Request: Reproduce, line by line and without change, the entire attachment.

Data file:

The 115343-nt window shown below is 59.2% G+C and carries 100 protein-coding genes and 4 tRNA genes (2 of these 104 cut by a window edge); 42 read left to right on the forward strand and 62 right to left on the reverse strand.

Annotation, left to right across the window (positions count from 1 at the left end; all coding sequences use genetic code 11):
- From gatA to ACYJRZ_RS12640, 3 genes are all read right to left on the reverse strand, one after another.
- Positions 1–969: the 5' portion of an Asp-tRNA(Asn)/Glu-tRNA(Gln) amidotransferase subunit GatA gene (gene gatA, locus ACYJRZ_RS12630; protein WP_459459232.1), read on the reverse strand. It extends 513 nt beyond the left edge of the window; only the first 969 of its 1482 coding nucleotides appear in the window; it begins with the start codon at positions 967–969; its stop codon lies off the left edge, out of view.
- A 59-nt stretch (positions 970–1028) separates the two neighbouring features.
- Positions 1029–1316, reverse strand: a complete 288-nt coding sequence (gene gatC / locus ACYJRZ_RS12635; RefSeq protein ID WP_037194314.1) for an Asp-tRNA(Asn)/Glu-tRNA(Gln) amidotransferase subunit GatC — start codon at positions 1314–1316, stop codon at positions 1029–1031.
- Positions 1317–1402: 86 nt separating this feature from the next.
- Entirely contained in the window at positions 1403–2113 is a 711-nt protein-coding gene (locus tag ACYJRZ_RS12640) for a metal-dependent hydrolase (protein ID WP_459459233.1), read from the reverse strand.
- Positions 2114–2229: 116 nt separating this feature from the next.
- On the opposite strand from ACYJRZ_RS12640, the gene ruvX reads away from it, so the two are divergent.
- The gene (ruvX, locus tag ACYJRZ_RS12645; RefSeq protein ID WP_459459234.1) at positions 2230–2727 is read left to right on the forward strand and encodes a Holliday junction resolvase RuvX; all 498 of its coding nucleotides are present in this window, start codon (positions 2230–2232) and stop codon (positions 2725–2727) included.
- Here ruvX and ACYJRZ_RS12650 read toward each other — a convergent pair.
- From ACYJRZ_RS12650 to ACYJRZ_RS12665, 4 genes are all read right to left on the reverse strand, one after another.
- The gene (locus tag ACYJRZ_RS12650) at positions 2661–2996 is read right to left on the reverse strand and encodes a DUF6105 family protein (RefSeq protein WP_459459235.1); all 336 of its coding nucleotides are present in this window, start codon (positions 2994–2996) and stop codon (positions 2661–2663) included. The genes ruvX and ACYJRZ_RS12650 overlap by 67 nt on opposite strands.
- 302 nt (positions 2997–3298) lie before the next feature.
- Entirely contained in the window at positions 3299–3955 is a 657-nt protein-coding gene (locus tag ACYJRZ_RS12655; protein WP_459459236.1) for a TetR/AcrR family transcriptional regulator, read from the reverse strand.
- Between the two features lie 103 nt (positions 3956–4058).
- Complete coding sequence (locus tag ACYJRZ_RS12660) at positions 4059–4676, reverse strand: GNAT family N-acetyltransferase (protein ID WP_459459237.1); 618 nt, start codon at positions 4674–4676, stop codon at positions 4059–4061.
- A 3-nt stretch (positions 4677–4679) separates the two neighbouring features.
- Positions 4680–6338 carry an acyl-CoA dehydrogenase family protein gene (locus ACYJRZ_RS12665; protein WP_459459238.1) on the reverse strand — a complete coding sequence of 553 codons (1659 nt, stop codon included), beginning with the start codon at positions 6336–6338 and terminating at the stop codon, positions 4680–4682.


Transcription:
The 115343-nt window shown below is 59.2% G+C and carries 100 protein-coding genes and 4 tRNA genes (2 of these 104 cut by a window edge); 42 read left to right on the forward strand and 62 right to left on the reverse strand.

Annotation, left to right across the window (positions count from 1 at the left end; all coding sequences use genetic code 11):
- From gatA to ACYJRZ_RS12640, 3 genes are all read right to left on the reverse strand, one after another.
- Positions 1–969: the 5' portion of an Asp-tRNA(Asn)/Glu-tRNA(Gln) amidotransferase subunit GatA gene (gene gatA, locus ACYJRZ_RS12630; protein WP_459459232.1), read on the reverse strand. It extends 513 nt beyond the left edge of the window; only the first 969 of its 1482 coding nucleotides appear in the window; it begins with the start codon at positions 967–969; its stop codon lies off the left edge, out of view.
- A 59-nt stretch (positions 970–1028) separates the two neighbouring features.
- Positions 1029–1316, reverse strand: a complete 288-nt coding sequence (gene gatC / locus ACYJRZ_RS12635; RefSeq protein ID WP_037194314.1) for an Asp-tRNA(Asn)/Glu-tRNA(Gln) amidotransferase subunit GatC — start codon at positions 1314–1316, stop codon at positions 1029–1031.
- Positions 1317–1402: 86 nt separating this feature from the next.
- Entirely contained in the window at positions 1403–2113 is a 711-nt protein-coding gene (locus tag ACYJRZ_RS12640) for a metal-dependent hydrolase (protein ID WP_459459233.1), read from the reverse strand.
- Positions 2114–2229: 116 nt separating this feature from the next.
- On the opposite strand from ACYJRZ_RS12640, the gene ruvX reads away from it, so the two are divergent.
- The gene (ruvX, locus tag ACYJRZ_RS12645; RefSeq protein ID WP_459459234.1) at positions 2230–2727 is read left to right on the forward strand and encodes a Holliday junction resolvase RuvX; all 498 of its coding nucleotides are present in this window, start codon (positions 2230–2232) and stop codon (positions 2725–2727) included.
- Here ruvX and ACYJRZ_RS12650 read toward each other — a convergent pair.
- From ACYJRZ_RS12650 to ACYJRZ_RS12665, 4 genes are all read right to left on the reverse strand, one after another.
- The gene (locus tag ACYJRZ_RS12650) at positions 2661–2996 is read right to left on the reverse strand and encodes a DUF6105 family protein (RefSeq protein WP_459459235.1); all 336 of its coding nucleotides are present in this window, start codon (positions 2994–2996) and stop codon (positions 2661–2663) included. The genes ruvX and ACYJRZ_RS12650 overlap by 67 nt on opposite strands.
- 302 nt (positions 2997–3298) lie before the next feature.
- Entirely contained in the window at positions 3299–3955 is a 657-nt protein-coding gene (locus tag ACYJRZ_RS12655; protein WP_459459236.1) for a TetR/AcrR family transcriptional regulator, read from the reverse strand.
- Between the two features lie 103 nt (positions 3956–4058).
- Complete coding sequence (locus tag ACYJRZ_RS12660) at positions 4059–4676, reverse strand: GNAT family N-acetyltransferase (protein ID WP_459459237.1); 618 nt, start codon at positions 4674–4676, stop codon at positions 4059–4061.
- A 3-nt stretch (positions 4677–4679) separates the two neighbouring features.
- Positions 4680–6338 carry an acyl-CoA dehydrogenase family protein gene (locus ACYJRZ_RS12665; protein WP_459459238.1) on the reverse strand — a complete coding sequence of 553 codons (1659 nt, stop codon included), beginning with the start codon at positions 6336–6338 and terminating at the stop codon, positions 4680–4682.